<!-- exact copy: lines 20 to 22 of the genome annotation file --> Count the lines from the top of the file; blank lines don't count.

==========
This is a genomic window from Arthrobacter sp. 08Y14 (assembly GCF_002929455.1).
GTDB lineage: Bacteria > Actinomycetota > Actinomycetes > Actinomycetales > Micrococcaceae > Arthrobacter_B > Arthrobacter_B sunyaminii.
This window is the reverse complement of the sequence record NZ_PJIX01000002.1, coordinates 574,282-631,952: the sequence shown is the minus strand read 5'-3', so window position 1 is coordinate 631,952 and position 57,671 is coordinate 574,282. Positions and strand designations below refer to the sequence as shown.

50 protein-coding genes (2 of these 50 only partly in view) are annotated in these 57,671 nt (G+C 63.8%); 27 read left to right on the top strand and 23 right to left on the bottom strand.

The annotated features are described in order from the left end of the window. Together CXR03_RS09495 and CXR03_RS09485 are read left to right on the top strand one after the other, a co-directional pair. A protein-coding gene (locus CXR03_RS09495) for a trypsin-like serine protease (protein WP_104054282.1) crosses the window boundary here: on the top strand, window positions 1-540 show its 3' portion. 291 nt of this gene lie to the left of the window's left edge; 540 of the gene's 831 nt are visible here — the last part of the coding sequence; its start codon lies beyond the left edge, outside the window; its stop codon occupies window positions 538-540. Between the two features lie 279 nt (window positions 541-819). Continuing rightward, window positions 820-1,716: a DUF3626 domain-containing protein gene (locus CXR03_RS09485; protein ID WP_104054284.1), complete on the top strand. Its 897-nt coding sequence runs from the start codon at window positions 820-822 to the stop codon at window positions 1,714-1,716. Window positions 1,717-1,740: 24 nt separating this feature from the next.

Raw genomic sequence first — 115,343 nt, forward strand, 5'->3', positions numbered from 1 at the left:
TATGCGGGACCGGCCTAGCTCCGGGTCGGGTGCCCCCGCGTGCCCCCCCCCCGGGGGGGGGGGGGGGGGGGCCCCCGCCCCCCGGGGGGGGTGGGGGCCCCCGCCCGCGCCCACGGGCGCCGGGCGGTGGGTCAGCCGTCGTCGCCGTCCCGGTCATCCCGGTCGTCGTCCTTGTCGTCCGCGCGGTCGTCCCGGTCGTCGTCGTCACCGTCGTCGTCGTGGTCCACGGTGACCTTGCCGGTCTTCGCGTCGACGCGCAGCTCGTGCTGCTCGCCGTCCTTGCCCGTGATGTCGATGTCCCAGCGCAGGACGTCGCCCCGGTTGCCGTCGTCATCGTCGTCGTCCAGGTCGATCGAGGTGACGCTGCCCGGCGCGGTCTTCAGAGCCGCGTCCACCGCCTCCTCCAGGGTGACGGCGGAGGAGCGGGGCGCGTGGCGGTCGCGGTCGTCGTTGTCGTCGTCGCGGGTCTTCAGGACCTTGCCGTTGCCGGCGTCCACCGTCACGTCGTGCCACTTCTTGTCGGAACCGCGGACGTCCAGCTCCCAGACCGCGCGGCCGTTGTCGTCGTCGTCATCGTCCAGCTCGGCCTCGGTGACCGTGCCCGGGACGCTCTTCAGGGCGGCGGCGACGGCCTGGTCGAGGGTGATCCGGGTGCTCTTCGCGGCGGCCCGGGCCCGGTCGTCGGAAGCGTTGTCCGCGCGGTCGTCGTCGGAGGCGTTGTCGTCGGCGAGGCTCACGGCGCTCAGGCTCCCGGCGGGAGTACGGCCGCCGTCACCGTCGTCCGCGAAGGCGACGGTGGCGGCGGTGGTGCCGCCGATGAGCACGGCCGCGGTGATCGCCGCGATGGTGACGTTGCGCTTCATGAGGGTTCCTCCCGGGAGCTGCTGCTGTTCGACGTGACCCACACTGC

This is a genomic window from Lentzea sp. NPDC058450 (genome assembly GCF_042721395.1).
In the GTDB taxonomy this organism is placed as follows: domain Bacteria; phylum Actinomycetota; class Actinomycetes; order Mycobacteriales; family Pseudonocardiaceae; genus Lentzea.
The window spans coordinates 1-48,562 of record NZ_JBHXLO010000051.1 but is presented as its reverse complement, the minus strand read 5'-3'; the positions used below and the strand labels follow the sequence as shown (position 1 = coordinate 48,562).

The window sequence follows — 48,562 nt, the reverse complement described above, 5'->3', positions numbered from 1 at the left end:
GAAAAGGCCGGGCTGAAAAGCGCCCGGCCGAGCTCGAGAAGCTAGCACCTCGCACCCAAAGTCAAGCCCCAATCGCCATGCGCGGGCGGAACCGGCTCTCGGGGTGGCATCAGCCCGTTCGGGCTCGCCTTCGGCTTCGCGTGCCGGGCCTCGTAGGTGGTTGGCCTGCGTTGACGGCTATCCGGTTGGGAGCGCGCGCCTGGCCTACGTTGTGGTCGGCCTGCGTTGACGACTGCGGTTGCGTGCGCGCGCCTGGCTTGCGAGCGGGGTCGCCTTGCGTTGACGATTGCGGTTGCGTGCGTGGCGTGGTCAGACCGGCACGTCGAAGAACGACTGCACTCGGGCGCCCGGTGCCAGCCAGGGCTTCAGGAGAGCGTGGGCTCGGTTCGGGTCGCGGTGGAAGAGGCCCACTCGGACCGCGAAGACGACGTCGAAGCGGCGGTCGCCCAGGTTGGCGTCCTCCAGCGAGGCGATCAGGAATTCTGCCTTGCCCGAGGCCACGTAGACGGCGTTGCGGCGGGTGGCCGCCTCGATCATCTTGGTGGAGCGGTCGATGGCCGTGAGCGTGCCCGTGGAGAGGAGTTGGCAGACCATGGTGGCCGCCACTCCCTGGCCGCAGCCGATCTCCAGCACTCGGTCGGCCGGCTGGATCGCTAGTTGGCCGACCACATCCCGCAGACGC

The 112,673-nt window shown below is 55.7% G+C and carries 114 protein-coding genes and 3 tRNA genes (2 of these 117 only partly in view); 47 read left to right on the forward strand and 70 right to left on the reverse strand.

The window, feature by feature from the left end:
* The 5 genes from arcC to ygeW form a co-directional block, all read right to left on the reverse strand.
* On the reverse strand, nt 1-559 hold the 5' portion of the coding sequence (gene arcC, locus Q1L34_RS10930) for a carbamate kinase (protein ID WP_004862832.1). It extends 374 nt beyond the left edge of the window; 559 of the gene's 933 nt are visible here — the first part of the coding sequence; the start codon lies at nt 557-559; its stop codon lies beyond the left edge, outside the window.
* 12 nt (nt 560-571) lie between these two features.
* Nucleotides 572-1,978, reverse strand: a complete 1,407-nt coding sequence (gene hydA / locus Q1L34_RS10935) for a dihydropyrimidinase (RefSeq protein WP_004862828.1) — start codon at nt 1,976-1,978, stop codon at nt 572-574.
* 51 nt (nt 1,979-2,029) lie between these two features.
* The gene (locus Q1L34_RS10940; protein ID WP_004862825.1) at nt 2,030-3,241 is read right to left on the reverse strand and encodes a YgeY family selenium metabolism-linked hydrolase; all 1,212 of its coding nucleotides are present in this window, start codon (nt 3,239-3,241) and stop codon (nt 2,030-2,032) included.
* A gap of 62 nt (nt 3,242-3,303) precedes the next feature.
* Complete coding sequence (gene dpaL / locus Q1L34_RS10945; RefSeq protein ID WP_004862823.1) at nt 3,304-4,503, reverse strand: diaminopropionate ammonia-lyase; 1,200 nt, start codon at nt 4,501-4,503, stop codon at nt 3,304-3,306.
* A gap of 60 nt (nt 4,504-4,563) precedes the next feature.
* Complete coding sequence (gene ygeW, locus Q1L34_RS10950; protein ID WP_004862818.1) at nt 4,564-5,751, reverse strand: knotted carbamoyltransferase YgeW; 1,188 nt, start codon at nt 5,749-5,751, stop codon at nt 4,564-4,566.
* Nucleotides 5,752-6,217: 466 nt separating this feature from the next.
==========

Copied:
* The gene (locus Q1L34_RS10940; protein ID WP_004862825.1) at nt 2,030-3,241 is read right to left on the reverse strand and encodes a YgeY family selenium metabolism-linked hydrolase; all 1,212 of its coding nucleotides are present in this window, start codon (nt 3,239-3,241) and stop codon (nt 2,030-2,032) included.
* A gap of 62 nt (nt 3,242-3,303) precedes the next feature.
* Complete coding sequence (gene dpaL / locus Q1L34_RS10945; RefSeq protein ID WP_004862823.1) at nt 3,304-4,503, reverse strand: diaminopropionate ammonia-lyase; 1,200 nt, start codon at nt 4,501-4,503, stop codon at nt 3,304-3,306.